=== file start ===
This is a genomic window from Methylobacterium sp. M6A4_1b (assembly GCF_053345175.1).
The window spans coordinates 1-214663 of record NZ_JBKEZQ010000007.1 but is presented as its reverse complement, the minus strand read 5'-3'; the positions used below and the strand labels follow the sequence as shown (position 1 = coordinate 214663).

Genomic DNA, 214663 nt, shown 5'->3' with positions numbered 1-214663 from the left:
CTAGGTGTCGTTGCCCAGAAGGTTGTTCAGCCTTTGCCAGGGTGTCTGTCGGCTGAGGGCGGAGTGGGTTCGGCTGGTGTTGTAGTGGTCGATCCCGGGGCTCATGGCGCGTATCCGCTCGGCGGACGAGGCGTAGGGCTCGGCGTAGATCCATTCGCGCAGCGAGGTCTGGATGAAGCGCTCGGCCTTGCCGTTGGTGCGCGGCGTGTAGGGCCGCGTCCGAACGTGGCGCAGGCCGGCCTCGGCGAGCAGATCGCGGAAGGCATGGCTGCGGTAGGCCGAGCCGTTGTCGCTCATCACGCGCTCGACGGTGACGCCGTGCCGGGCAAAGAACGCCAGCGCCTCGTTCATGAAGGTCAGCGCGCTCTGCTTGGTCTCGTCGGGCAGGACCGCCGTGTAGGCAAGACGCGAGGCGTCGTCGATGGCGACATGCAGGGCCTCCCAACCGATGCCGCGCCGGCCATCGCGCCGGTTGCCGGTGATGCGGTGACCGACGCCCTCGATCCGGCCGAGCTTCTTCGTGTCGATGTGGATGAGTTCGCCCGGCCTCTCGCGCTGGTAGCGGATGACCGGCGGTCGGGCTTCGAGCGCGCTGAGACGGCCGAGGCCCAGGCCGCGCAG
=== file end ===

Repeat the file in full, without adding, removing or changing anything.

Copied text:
This is a genomic window from Methylobacterium sp. M6A4_1b (assembly GCF_053345175.1).
The window spans coordinates 1-214663 of record NZ_JBKEZQ010000007.1 but is presented as its reverse complement, the minus strand read 5'-3'; the positions used below and the strand labels follow the sequence as shown (position 1 = coordinate 214663).

Genomic DNA, 214663 nt, shown 5'->3' with positions numbered 1-214663 from the left:
CTAGGTGTCGTTGCCCAGAAGGTTGTTCAGCCTTTGCCAGGGTGTCTGTCGGCTGAGGGCGGAGTGGGTTCGGCTGGTGTTGTAGTGGTCGATCCCGGGGCTCATGGCGCGTATCCGCTCGGCGGACGAGGCGTAGGGCTCGGCGTAGATCCATTCGCGCAGCGAGGTCTGGATGAAGCGCTCGGCCTTGCCGTTGGTGCGCGGCGTGTAGGGCCGCGTCCGAACGTGGCGCAGGCCGGCCTCGGCGAGCAGATCGCGGAAGGCATGGCTGCGGTAGGCCGAGCCGTTGTCGCTCATCACGCGCTCGACGGTGACGCCGTGCCGGGCAAAGAACGCCAGCGCCTCGTTCATGAAGGTCAGCGCGCTCTGCTTGGTCTCGTCGGGCAGGACCGCCGTGTAGGCAAGACGCGAGGCGTCGTCGATGGCGACATGCAGGGCCTCCCAACCGATGCCGCGCCGGCCATCGCGCCGGTTGCCGGTGATGCGGTGACCGACGCCCTCGATCCGGCCGAGCTTCTTCGTGTCGATGTGGATGAGTTCGCCCGGCCTCTCGCGCTGGTAGCGGATGACCGGCGGTCGGGCTTCGAGCGCGCTGAGACGGCCGAGGCCCAGGCCGCGCAG